“We are orphans of an alternative to capitalism”

“We are orphans of an alternative to capitalism”
Written by on100dayloans

You have just published “Le capitalisme” in the famous edition “Que sais je? “. This is the 4th version that is offered to readers, the previous one having been written in 2011. So what justifies this new approach to capitalism?

The previous edition (1) was written under the influence of globalization and the financialization of the economy. Since the 2008 crisis and then that of 2020, it was necessary to review the copy because we got out of the financialization of the economy.

Ecological and societal concerns have become almost as important as the financial dimension of capitalism alone. Capitalism evolved by absorbing new realities.

To define capitalism, it was previously opposed to collectivism. How do you define it today?

It is true that we have often contrasted the two with for collectivism, the system organizing the public ownership of the means of production against capitalism, which organizes the private ownership of the means of production. But this vision has no longer made sense since the 1990s and the collapse of the Soviet bloc. Some even spoke of the End of History (2) because capitalism had finally taken over.

In fact, it’s not that simple. There are always means of production which are not private such as hospitals. Above all, I wanted to describe the different forms of capitalism today. Chinese capitalism is not that of the United States. English capitalism is no longer the same as that of the 19th century. The forms are therefore different with, however, a common structure where we find the nation state and companies.

“My position is to relativize capitalism”

You are therefore more inspired by the approach of another economist from Lyon, François Perroux, who in 1949 wrote the first “Que sais je? on capitalism…

I am indeed an heir of François Perroux. But he wrote his work when communism was very present. My position is to relativize capitalism.

It is a form of organization that will continue to evolve. But we also need to ask ourselves what kind of society we want. And that does not necessarily pass in the logic of capitalism. I believe that we should at least ask ourselves what should be kept from capitalism after having assessed what it brings positively but also what it destroys.

Among the candidates for the presidential election in France, there are no less than three candidates who declare themselves “anti-capitalist”. What do you think ?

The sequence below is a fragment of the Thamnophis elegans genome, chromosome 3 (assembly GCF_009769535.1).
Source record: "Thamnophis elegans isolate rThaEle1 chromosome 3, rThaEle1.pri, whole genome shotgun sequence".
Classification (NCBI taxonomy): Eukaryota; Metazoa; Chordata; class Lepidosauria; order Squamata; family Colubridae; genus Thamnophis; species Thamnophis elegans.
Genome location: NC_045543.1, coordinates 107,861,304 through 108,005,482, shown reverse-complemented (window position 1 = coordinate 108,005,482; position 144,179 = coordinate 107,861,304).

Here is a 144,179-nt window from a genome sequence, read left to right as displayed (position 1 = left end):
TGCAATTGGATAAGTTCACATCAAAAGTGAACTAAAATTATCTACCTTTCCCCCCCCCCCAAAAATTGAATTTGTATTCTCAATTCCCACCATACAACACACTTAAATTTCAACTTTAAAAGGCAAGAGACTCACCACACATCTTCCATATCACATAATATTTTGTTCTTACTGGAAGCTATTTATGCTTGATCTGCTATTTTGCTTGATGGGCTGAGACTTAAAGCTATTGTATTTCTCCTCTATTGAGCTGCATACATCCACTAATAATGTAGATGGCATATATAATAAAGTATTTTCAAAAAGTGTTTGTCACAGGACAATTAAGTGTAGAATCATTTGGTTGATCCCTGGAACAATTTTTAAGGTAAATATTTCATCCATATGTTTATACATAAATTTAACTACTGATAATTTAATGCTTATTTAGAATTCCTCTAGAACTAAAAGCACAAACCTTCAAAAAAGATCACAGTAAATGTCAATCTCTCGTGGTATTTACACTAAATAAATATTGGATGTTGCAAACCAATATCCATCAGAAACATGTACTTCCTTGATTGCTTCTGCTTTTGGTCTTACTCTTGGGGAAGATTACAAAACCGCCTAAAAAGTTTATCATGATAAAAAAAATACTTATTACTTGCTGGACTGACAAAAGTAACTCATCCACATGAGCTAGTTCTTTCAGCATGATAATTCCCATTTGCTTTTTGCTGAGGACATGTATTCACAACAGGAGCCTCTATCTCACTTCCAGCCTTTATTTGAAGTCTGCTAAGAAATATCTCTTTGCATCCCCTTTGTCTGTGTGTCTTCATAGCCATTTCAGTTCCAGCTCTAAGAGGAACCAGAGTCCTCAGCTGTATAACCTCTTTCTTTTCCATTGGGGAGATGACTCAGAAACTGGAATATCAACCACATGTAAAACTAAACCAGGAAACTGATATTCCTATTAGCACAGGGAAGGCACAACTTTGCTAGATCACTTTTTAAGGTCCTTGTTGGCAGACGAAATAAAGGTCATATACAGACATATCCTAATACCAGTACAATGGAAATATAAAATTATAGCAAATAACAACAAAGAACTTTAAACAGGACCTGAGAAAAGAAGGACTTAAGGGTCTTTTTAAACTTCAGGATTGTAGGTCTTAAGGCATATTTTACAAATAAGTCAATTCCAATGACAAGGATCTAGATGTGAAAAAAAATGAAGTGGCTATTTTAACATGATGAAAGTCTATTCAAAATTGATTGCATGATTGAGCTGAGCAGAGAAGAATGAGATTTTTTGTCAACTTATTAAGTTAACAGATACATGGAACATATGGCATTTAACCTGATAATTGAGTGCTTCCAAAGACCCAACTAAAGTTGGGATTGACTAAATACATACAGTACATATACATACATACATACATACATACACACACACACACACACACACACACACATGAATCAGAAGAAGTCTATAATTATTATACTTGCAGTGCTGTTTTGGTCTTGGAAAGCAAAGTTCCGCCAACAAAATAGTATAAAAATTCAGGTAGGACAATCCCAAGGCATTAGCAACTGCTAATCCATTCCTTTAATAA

I think this is proof of the vitality of our capitalist democracy. I respect their arguments, particularly on the effects of a system that can have negative effects, that’s obvious. Afterwards, we can always wonder why we are anti-capitalist and above all what is the alternative to capitalism. But it does not exist.

Criticism is essential but it is not enough. We are orphans of an alternative to capitalism. We always reason within the framework of capitalism as the question of purchasing power or the question of producing “greener”. We should be able to get out of this framework.

Precisely how do you imagine post-capitalism?

The civilization of capitalism has marked our history and it will be replaced by another civilization.

Post-capitalism can evolve through several scenarios: one of having a centralized, authoritarian, Chinese-style state; another consists in living in a neo-feudalism under the domination of large private groups of the GAFA type (3); it is also necessary to conceive of a post-capitalism marked by nomadism, that is to say with population movements that would call into question the notion of private property as it is defined today.

The story has no end.

(1): The 2011 version was written by Claude Jessua, that of 1977 by Alain Cotta and the first in 1947 by François Perroux.

(2) Francis Fukuyama, American professor of political science wrote “The End of History” in 1992.

(3) Gafa: acronym for the four major American Net groups for Google, Apple, Facebook and Amazon.

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